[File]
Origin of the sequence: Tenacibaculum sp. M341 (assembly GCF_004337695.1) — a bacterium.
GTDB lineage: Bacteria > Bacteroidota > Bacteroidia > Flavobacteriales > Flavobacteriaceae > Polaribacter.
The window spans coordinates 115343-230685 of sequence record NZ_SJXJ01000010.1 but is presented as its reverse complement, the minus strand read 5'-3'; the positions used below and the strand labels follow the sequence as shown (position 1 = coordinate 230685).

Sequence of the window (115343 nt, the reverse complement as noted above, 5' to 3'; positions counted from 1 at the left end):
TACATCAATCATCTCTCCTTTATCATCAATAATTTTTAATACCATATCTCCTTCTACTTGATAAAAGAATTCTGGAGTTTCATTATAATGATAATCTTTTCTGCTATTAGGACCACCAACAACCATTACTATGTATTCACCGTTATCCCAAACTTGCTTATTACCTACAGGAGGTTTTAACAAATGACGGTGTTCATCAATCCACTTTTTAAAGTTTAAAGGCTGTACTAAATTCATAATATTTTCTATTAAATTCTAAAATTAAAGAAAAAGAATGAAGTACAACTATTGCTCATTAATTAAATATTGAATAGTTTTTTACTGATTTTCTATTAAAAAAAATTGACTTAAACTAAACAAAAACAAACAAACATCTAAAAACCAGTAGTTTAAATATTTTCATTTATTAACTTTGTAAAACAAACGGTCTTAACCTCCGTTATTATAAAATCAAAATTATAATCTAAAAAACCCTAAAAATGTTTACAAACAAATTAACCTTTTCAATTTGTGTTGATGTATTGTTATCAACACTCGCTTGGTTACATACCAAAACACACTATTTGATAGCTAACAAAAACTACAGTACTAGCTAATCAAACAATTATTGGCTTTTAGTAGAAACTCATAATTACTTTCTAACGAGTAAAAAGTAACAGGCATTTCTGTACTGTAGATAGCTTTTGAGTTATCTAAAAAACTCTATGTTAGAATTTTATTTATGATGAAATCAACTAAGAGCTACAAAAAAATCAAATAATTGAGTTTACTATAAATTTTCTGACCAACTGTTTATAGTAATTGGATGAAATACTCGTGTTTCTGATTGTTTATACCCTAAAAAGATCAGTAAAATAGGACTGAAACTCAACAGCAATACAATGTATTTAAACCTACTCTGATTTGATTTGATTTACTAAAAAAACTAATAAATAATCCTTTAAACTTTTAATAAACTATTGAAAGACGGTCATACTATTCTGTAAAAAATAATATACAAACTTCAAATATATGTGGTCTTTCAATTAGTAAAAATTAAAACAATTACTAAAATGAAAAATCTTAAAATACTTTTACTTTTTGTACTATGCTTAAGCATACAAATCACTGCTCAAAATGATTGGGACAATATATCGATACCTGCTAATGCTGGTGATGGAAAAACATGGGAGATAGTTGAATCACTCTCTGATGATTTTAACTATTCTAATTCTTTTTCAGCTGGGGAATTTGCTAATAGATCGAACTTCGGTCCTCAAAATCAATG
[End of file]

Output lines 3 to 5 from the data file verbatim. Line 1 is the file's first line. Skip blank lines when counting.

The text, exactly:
The window spans coordinates 115343-230685 of sequence record NZ_SJXJ01000010.1 but is presented as its reverse complement, the minus strand read 5'-3'; the positions used below and the strand labels follow the sequence as shown (position 1 = coordinate 230685).

Sequence of the window (115343 nt, the reverse complement as noted above, 5' to 3'; positions counted from 1 at the left end):
TACATCAATCATCTCTCCTTTATCATCAATAATTTTTAATACCATATCTCCTTCTACTTGATAAAAGAATTCTGGAGTTTCATTATAATGATAATCTTTTCTGCTATTAGGACCACCAACAACCATTACTATGTATTCACCGTTATCCCAAACTTGCTTATTACCTACAGGAGGTTTTAACAAATGACGGTGTTCATCAATCCACTTTTTAAAGTTTAAAGGCTGTACTAAATTCATAATATTTTCTATTAAATTCTAAAATTAAAGAAAAAGAATGAAGTACAACTATTGCTCATTAATTAAATATTGAATAGTTTTTTACTGATTTTCTATTAAAAAAAATTGACTTAAACTAAACAAAAACAAACAAACATCTAAAAACCAGTAGTTTAAATATTTTCATTTATTAACTTTGTAAAACAAACGGTCTTAACCTCCGTTATTATAAAATCAAAATTATAATCTAAAAAACCCTAAAAATGTTTACAAACAAATTAACCTTTTCAATTTGTGTTGATGTATTGTTATCAACACTCGCTTGGTTACATACCAAAACACACTATTTGATAGCTAACAAAAACTACAGTACTAGCTAATCAAACAATTATTGGCTTTTAGTAGAAACTCATAATTACTTTCTAACGAGTAAAAAGTAACAGGCATTTCTGTACTGTAGATAGCTTTTGAGTTATCTAAAAAACTCTATGTTAGAATTTTATTTATGATGAAATCAACTAAGAGCTACAAAAAAATCAAATAATTGAGTTTACTATAAATTTTCTGACCAACTGTTTATAGTAATTGGATGAAATACTCGTGTTTCTGATTGTTTATACCCTAAAAAGATCAGTAAAATAGGACTGAAACTCAACAGCAATACAATGTATTTAAACCTACTCTGATTTGATTTGATTTACTAAAAAAACTAATAAATAATCCTTTAAACTTTTAATAAACTATTGAAAGACGGTCATACTATTCTGTAAAAAATAATATACAAACTTCAAATATATGTGGTCTTTCAATTAGTAAAAATTAAAACAATTACTAAAATGAAAAATCTTAAAATACTTTTACTTTTTGTACTATGCTTAAGCATACAAATCACTGCTCAAAATGATTGGGACAATATATCGATACCTGCTAATGCTGGTGATGGAAAAACATGGGAGATAGTTGAATCACTCTCTGATGATTTTAACTATTCTAATTCTTTTTCAGCTGGGGAATTTGCTAATAGATCGAACTTCGGTCCTCAAAATCAATG